A few years ago — just before the Al Gore movie came out — I went to a talk and movie about what we can do about global warming. A Nepalese attorney who had been working on a case before the World Court that related to saving the snows of the Himalayas (good luck), said something that fully resonated with me. He said he did not understand why Americans turn on electric lights on a sunny day. I think about that every time I see a light on at the same time as bright daylight is coming through the window. If I have the power to turn off the light (or not turn it on in the first place), I choose to do so.
John Friend talks of “plugging into the source” when we need more power to serve, to offer, to fulfill our responsibilities, and also to find our own connection to the greater consciousness in asana practice. I understand this to mean to understand that we are not alone, that when we tap into the strength of community and spirit, we are empowered to do more.
In asana, as in anything else we do, I believe this means moving and acting with integrity and deep integration, rather than just powering through things for the sake of ego or other external goals. This means softening and opening to a greater purpose before moving or acting (opening to grace). We then use the other Anusara principles of alignment — especially muscular energy — to integrate muscle and bone into our core, so that we reach from an informed place of strength.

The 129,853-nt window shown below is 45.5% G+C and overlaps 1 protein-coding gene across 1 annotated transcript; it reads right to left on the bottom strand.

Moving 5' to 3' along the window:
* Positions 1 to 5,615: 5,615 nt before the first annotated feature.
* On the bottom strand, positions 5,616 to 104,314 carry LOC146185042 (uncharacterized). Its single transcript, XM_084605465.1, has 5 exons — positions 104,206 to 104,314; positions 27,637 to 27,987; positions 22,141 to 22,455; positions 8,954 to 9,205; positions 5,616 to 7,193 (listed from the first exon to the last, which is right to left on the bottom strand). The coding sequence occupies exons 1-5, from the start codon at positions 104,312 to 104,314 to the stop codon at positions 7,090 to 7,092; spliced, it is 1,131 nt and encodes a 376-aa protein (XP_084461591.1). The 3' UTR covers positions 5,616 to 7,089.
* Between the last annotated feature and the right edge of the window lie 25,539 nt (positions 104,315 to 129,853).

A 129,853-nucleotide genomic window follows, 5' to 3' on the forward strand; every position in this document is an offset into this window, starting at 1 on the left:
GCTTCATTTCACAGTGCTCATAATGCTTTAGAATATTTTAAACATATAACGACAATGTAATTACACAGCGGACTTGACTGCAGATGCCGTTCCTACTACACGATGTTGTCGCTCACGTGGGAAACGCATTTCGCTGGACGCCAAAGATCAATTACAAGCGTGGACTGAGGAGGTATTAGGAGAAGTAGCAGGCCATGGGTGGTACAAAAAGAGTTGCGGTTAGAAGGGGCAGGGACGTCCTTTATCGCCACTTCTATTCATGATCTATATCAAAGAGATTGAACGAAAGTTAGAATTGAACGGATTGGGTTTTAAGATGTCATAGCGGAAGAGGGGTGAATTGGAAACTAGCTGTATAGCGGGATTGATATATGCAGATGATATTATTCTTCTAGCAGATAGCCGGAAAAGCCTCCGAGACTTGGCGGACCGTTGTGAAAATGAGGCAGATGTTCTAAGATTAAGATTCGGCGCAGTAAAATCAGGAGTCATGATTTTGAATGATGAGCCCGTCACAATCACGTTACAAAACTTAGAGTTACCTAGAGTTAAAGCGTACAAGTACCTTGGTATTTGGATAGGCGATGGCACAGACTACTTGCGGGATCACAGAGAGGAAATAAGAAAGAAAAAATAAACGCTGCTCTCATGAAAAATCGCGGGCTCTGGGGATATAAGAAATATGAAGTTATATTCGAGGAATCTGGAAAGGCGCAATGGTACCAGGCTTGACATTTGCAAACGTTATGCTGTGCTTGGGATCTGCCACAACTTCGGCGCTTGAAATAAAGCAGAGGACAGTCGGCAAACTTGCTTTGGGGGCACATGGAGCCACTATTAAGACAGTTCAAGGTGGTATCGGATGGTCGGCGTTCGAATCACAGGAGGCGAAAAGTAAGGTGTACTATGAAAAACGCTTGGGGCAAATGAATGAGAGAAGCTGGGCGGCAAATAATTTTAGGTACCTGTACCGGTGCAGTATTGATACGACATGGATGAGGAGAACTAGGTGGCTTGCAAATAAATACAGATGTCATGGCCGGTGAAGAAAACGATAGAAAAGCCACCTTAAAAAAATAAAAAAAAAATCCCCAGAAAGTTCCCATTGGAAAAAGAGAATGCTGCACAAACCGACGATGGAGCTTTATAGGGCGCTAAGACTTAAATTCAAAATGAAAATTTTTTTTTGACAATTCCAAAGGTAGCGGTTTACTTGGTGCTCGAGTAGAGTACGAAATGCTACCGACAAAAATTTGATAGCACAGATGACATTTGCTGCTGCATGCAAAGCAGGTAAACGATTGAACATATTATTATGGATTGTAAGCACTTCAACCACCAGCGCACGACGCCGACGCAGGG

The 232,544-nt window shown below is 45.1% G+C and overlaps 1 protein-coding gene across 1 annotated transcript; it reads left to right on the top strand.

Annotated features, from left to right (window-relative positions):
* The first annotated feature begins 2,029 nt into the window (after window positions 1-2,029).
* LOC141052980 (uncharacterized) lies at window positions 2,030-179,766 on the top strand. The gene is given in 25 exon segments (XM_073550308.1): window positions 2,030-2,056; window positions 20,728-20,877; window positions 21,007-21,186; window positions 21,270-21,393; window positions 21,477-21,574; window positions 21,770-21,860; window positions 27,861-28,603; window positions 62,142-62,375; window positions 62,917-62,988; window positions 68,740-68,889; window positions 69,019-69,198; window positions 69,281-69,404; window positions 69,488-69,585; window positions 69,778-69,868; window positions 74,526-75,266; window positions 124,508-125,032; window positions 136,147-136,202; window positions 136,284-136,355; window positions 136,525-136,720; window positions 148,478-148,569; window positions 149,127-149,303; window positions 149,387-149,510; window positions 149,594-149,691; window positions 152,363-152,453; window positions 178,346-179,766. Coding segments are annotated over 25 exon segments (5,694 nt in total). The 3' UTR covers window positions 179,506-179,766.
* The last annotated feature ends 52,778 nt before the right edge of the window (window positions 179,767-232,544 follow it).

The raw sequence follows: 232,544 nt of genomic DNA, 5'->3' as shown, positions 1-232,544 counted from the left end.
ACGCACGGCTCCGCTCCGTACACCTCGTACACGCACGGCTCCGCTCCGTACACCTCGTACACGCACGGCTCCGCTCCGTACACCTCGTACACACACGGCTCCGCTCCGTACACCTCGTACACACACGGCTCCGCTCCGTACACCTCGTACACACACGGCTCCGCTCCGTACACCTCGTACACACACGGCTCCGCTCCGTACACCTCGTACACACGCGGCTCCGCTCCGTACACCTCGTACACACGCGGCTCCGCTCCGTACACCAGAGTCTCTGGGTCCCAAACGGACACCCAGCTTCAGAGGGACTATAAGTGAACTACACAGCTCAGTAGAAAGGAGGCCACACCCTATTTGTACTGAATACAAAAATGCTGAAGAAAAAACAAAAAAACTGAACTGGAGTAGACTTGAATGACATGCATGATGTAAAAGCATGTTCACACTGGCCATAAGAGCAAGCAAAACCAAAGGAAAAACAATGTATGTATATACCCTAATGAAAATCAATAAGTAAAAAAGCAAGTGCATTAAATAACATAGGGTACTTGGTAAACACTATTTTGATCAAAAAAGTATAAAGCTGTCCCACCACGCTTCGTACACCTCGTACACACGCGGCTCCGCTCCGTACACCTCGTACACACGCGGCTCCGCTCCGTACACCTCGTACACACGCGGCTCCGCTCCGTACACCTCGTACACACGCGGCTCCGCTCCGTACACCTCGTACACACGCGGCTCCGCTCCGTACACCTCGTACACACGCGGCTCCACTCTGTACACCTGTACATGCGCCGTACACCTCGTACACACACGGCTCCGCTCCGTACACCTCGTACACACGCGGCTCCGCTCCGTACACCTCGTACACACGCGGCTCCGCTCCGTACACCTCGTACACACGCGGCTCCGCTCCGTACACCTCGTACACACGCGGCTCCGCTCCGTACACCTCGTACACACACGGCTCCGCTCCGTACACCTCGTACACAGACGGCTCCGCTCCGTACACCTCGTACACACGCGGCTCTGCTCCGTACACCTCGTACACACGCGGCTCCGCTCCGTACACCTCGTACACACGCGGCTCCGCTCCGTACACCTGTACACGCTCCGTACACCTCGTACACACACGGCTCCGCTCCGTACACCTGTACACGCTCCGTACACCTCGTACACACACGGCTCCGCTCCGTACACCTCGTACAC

These principles help us stay healthy when we engage physically outside of ourselves, whether it is offering someone else a hand, lifting and carrying, gardening, or doing housework. When we slow down and steady ourselves with purpose and then plug in by using our own power as leverage, we will not only be healthier ourselves, but will have more to offer.
Plugging into ourselves in this context means not reaching out before stabilizing ourselves, moving from the core not the periphery — not “telescoping” to some goal without staying grounded and steady. To plug in mentally, we remember our ultimate purpose and stay connected no matter how diverse the issues. To stay plugged in physically when we are doing physical activities off the mat such as gardening or housework, we start aligned and stay there and then use our own body as leverage, for example, bracing one arm against our side or thigh before using both hands together before moving, pulling, or shifting something. If we can keep with this practice with whatever we are doing, we are not guaranteed to be free from injury, but we are much more likely to stay healthy and strong.